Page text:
Why Brewing Up For Your Work Colleagues Is Good For More Than Just Your Health!

Does your workplace embrace the tea drinking culture?

If you are in an American workplace, the chances are that the answer to this question is no.

However, for workers in Britain and Ireland, it is engrained into the working day.

And perhaps, think some nutritionists and health professionals, this is something that should be encouraged more in American workplaces.

So what are the primary benefits of bringing your tea bags into your workplace?


Tea wins approval from health professionals as generally being slightly lower in caffeine, than many forms of coffee. It is also low calorie.

When drunk black, without sugar, or perhaps with just a dash of lemon, it is practically calorie free. If a splash of milk is added, it will still be a low fat drink and additionally, a good way to get some calcium into your diet.

Admittedly, if you drink sugared or very sweet tea, you are lessening some of its beneficial qualities, but tea has the potential to be a healthy drink – whether you prefer it hot or cold.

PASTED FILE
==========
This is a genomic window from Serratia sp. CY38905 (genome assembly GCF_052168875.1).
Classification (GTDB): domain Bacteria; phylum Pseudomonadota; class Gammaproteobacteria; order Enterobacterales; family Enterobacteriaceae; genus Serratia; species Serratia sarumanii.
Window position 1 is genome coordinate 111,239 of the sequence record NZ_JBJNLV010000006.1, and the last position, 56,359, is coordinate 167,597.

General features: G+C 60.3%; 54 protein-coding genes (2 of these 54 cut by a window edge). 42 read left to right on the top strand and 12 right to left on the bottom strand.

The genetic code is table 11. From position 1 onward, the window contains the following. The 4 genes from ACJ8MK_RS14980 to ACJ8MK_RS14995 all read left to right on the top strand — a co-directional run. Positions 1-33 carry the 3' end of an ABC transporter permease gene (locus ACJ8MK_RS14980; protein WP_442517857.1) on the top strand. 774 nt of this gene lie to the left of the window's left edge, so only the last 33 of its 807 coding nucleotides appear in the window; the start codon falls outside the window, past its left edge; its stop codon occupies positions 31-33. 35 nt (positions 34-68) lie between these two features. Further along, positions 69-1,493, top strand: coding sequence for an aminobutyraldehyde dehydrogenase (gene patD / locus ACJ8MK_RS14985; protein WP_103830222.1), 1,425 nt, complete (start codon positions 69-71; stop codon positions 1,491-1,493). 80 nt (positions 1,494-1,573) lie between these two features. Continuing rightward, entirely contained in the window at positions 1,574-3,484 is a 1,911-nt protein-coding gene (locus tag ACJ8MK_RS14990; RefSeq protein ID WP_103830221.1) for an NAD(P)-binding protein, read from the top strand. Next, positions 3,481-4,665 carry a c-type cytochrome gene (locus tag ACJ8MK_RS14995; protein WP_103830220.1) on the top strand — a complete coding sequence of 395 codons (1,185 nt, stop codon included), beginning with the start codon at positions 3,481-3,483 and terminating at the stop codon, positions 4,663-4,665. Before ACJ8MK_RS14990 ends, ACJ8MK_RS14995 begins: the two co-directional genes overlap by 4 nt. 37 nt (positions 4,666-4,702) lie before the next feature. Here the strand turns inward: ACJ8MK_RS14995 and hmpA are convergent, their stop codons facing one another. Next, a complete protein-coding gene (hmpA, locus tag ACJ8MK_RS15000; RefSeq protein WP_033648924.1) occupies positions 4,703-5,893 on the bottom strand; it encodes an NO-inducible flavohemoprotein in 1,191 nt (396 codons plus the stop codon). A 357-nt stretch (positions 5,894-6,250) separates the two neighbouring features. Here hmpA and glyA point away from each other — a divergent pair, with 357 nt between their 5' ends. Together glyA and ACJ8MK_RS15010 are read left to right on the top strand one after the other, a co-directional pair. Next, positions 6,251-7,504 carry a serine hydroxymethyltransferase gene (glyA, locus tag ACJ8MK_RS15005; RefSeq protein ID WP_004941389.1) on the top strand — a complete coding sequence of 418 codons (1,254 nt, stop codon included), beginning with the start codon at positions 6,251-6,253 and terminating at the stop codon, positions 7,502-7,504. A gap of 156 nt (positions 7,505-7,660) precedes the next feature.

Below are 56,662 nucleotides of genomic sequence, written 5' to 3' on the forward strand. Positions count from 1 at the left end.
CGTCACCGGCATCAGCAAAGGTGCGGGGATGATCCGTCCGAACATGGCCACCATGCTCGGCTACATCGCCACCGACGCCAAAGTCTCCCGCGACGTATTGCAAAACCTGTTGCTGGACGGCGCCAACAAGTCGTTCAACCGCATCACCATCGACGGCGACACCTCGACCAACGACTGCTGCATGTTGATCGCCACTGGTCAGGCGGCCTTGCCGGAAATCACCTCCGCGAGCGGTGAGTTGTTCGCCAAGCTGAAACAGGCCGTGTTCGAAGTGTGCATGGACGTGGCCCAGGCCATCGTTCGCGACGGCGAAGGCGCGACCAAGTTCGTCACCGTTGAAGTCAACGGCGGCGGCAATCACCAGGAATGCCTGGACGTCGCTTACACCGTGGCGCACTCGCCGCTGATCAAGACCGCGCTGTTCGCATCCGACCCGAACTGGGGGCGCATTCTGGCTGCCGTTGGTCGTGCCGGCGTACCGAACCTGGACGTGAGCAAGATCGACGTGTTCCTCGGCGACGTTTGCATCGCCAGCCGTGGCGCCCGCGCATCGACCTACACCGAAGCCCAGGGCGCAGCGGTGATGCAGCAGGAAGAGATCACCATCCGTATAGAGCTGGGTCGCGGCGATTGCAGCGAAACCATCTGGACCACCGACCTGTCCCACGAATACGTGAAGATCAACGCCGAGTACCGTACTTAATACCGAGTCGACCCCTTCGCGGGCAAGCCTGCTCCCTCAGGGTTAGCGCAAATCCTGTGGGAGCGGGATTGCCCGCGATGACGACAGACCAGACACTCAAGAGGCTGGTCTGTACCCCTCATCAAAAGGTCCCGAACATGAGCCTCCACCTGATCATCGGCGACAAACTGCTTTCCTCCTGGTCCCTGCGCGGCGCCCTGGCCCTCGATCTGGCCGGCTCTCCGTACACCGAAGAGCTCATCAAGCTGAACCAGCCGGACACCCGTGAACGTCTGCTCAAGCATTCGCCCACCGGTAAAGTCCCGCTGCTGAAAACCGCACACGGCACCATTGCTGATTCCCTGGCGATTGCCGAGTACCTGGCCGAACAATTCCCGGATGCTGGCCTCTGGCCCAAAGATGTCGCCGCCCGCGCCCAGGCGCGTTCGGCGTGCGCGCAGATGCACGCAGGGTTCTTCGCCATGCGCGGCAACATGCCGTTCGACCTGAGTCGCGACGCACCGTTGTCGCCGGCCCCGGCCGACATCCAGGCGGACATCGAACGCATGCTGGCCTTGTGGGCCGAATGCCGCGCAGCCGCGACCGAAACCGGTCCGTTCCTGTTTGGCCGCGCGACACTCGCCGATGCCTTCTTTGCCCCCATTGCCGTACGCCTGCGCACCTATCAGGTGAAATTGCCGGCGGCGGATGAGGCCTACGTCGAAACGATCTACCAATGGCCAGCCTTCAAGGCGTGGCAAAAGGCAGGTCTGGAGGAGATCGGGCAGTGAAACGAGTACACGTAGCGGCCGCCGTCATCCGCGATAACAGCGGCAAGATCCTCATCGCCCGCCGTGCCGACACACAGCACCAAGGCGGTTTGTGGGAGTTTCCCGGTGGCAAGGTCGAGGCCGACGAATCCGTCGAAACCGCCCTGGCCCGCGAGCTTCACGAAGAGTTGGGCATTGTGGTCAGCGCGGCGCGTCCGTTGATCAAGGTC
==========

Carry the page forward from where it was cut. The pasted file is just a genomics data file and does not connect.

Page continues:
Tea, especially matcha green tea, has many advantages over coffee, including lower levels of caffeine and a beneficial effect on the heart.

It doesn’t cause an attack of the ‘jitters’ which coffee is strongly associated with and if taken in moderation, can be enjoyed as part of a healthy lifestyle.


Unlike coffee, which may come from a vending machine that everyone enjoys separately, tea can be brewed up for communal drinking.

Okay, we know that coffee can also be drunk out of the pot, but people have a million different ways of drinking it.

There is something communal about making a pot of tea for the entire office, which is never quite replicated with coffee.

By getting the workforce together, you are bringing people into one space, where they may become sociable.

Even if you are just walking through the office, collecting cups and asking whether your colleagues fancy a brew, you are communicating and interacting with your work colleagues.

Not only is this a simple, friendly act, but it may help boost networking potential!


Making a pot of tea – brewing one in a cup – is pretty simple.

It is not overly fussy and doesn’t involve grinding anything, or tons of expensive and fiddly special equipment.

It’s cheap and easy to do and can easily be fit into your ordinary working day.